Yuri Pattison

Yuri Pattison

Work from focal-plane

“Son Gallery are pleased to present Yuri Pattison’s solo exhibition ‘focal-plane’. In the installation, traditional museum vitrines are used as a display area for screens playing video material. This includes found video from nuclear surveys, carried out in the aftermath

 of the Japanese earthquake in 2011, a series of shots taken by Pattison at the derelict site of the 2004 Athens Olympics, recordings of holographic cigarette adverts and a simulated tour around an art gallery. His subjects pit the functionality of technology against their aesthetic.

Pattison’s display methods elevate the impermanence of the digital file alongside the permanence of traditional artistic media. He says, “this mirrors my interest in how the internet has collapsed time: that while everything is changing at an amazing pace, the recent past is also as present as ever.” A semblance of permanence follows: for example, in the ever-presence of current affairs or in the inextinguishable traces of our activities on social networks. As a result, dystopic themes recur as an increasingly accessible past haunts the increasingly disposable now.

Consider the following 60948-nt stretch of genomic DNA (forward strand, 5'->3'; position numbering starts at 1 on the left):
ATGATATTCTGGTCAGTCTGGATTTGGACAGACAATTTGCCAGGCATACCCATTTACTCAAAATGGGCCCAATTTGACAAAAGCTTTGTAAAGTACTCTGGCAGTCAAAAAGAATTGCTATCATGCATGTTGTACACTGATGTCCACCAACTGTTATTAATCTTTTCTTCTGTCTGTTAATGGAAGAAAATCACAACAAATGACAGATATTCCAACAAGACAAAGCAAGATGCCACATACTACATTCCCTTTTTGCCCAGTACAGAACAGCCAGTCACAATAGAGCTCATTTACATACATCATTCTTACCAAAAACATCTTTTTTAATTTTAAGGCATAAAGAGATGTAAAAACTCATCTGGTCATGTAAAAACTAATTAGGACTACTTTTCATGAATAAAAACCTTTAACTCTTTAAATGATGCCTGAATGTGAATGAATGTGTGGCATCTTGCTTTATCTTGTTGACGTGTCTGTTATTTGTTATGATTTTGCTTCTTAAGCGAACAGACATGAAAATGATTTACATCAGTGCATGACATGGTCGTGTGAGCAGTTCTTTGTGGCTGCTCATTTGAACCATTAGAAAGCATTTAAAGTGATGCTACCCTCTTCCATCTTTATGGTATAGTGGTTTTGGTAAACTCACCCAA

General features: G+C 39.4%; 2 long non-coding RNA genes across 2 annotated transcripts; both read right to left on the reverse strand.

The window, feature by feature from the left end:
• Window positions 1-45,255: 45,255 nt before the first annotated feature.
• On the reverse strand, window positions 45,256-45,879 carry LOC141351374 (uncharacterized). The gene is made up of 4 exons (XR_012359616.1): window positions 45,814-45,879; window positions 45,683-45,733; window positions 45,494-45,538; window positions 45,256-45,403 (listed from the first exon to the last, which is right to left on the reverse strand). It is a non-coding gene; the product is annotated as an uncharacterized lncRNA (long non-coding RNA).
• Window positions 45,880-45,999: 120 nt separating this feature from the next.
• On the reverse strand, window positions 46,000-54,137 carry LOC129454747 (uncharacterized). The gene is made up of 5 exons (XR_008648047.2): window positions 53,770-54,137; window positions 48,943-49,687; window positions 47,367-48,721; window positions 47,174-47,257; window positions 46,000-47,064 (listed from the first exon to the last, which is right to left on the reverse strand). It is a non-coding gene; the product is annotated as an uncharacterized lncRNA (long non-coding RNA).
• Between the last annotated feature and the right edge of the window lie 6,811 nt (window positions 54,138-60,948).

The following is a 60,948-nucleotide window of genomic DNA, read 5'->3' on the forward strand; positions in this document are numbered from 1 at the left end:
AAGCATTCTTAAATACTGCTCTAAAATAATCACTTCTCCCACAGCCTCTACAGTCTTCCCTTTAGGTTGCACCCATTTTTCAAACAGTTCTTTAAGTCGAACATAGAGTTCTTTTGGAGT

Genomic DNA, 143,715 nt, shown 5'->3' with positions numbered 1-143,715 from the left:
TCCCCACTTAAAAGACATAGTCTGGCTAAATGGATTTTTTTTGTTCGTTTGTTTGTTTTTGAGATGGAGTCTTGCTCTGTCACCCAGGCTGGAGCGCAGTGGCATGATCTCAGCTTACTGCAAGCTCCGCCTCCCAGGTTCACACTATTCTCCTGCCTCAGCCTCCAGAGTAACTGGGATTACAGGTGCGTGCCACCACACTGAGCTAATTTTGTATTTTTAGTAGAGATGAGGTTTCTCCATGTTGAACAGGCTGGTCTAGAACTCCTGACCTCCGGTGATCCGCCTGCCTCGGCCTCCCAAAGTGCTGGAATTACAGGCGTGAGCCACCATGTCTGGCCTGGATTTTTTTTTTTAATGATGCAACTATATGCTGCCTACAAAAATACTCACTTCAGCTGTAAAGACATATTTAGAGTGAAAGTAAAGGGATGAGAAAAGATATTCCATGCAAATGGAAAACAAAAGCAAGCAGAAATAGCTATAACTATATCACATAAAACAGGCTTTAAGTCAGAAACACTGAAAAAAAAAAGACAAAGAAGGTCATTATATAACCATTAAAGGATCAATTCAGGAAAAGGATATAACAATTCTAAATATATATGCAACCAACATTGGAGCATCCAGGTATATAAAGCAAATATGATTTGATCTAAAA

The dystopic element is countered by the creative opportunities afforded by a key facilitator of this haunting, accessibility: A virtual tour around a museum of contemporary art is hijacked by the artist and the backlit prints that are scattered on the end wall of the gallery – displayed as if resized, dragged and dropped on a computer screen – are whimsical images drawing on connectivity and construction. Further to this, Pattison’s website focal-plane.org, an ongoing projects, is a labyrinth of images and links charting his own observations, on travels and excursions, found imagery from related research, as well as documentations of artworks and collaborations. The portrait is of an artist intimately connected with a diverse series of networks and with an eye fascinated by the often extraordinary forms that ground this connectivity in the physical environment. The gallery itself, painted in an unconventional, neutral colour and with the vitrine packing cases left in situ, subverts the conventions of a white cube gallery and further focusses attention on the physical manifestations of Pattison’s content.”

text via Son Gallery‘s Facebook

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